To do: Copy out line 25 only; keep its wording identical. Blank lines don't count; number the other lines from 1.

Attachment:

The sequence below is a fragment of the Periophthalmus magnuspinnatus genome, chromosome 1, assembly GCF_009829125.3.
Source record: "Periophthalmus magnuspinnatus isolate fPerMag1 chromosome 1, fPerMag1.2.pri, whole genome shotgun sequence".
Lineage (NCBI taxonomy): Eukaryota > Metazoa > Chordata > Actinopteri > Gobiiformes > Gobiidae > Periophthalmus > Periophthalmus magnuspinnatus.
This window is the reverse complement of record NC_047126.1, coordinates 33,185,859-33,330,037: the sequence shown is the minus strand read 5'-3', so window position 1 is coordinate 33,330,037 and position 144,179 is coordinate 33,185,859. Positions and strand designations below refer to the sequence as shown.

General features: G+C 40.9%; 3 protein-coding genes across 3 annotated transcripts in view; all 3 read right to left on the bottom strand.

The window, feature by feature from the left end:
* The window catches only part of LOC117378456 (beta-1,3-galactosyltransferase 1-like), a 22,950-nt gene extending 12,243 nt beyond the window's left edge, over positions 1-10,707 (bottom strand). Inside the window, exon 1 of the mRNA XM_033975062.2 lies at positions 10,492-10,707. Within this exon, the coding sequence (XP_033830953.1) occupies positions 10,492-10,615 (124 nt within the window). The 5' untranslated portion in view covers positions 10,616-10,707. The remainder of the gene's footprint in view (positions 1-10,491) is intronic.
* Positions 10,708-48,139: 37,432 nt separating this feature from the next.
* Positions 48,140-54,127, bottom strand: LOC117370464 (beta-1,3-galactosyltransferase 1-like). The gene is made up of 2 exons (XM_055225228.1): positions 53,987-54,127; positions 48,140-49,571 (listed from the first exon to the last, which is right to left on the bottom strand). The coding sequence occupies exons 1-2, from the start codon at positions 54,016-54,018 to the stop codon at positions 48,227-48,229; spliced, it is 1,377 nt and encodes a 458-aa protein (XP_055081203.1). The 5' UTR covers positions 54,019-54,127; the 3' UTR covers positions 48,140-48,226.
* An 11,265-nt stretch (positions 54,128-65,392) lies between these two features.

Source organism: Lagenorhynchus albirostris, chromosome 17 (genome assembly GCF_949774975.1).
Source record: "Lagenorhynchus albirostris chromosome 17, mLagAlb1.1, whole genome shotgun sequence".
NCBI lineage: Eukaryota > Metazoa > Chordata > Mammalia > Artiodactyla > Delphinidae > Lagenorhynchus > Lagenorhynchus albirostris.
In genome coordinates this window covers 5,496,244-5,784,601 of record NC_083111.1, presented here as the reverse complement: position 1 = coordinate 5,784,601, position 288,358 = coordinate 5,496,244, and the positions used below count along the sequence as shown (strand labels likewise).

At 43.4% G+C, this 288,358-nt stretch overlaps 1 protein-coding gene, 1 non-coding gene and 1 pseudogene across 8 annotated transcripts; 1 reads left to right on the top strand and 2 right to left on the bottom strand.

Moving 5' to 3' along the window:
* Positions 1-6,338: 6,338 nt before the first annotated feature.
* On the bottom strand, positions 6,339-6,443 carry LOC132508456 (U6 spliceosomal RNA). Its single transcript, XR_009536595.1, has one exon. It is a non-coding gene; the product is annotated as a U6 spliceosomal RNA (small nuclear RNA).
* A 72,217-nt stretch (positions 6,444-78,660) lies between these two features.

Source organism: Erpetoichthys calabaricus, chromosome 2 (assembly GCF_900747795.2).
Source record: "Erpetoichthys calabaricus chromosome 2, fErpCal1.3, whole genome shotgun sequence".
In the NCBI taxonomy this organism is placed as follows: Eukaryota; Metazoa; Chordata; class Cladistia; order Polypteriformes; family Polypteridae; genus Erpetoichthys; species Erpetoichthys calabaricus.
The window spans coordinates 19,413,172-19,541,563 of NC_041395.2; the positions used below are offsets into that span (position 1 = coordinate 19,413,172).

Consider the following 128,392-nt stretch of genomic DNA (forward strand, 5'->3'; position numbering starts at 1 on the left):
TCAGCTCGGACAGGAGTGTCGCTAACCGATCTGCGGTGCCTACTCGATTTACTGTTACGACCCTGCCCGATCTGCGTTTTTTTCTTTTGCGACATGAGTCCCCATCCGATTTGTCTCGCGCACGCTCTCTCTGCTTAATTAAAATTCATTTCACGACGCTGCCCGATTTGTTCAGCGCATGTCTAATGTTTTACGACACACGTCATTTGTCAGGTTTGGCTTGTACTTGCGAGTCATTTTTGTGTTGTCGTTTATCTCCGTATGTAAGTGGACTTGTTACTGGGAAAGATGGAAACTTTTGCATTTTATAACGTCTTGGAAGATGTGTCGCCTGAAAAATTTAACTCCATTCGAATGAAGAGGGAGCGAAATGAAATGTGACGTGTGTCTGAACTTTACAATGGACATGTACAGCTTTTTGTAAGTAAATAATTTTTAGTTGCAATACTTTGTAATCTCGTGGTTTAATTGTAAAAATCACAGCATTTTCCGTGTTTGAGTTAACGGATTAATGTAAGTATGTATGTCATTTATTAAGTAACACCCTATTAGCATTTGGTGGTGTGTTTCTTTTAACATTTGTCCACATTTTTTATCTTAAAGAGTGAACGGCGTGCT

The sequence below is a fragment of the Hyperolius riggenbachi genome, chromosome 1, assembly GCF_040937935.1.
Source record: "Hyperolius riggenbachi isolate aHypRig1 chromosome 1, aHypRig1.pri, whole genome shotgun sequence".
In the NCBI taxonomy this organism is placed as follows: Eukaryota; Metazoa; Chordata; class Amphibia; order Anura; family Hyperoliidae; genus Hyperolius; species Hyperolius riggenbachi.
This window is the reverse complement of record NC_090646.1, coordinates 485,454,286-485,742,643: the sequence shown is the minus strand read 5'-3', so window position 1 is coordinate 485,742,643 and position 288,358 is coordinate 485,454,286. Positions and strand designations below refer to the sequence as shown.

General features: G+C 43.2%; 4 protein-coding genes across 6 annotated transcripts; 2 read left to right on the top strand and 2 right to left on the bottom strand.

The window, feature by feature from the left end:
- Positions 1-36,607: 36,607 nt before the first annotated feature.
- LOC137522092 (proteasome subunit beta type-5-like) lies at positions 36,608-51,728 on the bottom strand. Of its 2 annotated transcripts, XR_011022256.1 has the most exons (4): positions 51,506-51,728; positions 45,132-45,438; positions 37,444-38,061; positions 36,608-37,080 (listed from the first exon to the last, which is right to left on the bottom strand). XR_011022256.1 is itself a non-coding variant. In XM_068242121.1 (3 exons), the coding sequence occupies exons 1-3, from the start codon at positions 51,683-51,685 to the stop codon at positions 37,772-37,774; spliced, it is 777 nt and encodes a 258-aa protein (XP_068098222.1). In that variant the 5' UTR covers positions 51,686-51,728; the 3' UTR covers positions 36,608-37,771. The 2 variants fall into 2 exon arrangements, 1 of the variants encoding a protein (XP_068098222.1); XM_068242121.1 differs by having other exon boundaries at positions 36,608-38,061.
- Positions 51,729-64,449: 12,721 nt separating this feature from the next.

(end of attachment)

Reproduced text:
TCAGCTCGGACAGGAGTGTCGCTAACCGATCTGCGGTGCCTACTCGATTTACTGTTACGACCCTGCCCGATCTGCGTTTTTTTCTTTTGCGACATGAGTCCCCATCCGATTTGTCTCGCGCACGCTCTCTCTGCTTAATTAAAATTCATTTCACGACGCTGCCCGATTTGTTCAGCGCATGTCTAATGTTTTACGACACACGTCATTTGTCAGGTTTGGCTTGTACTTGCGAGTCATTTTTGTGTTGTCGTTTATCTCCGTATGTAAGTGGACTTGTTACTGGGAAAGATGGAAACTTTTGCATTTTATAACGTCTTGGAAGATGTGTCGCCTGAAAAATTTAACTCCATTCGAATGAAGAGGGAGCGAAATGAAATGTGACGTGTGTCTGAACTTTACAATGGACATGTACAGCTTTTTGTAAGTAAATAATTTTTAGTTGCAATACTTTGTAATCTCGTGGTTTAATTGTAAAAATCACAGCATTTTCCGTGTTTGAGTTAACGGATTAATGTAAGTATGTATGTCATTTATTAAGTAACACCCTATTAGCATTTGGTGGTGTGTTTCTTTTAACATTTGTCCACATTTTTTATCTTAAAGAGTGAACGGCGTGCT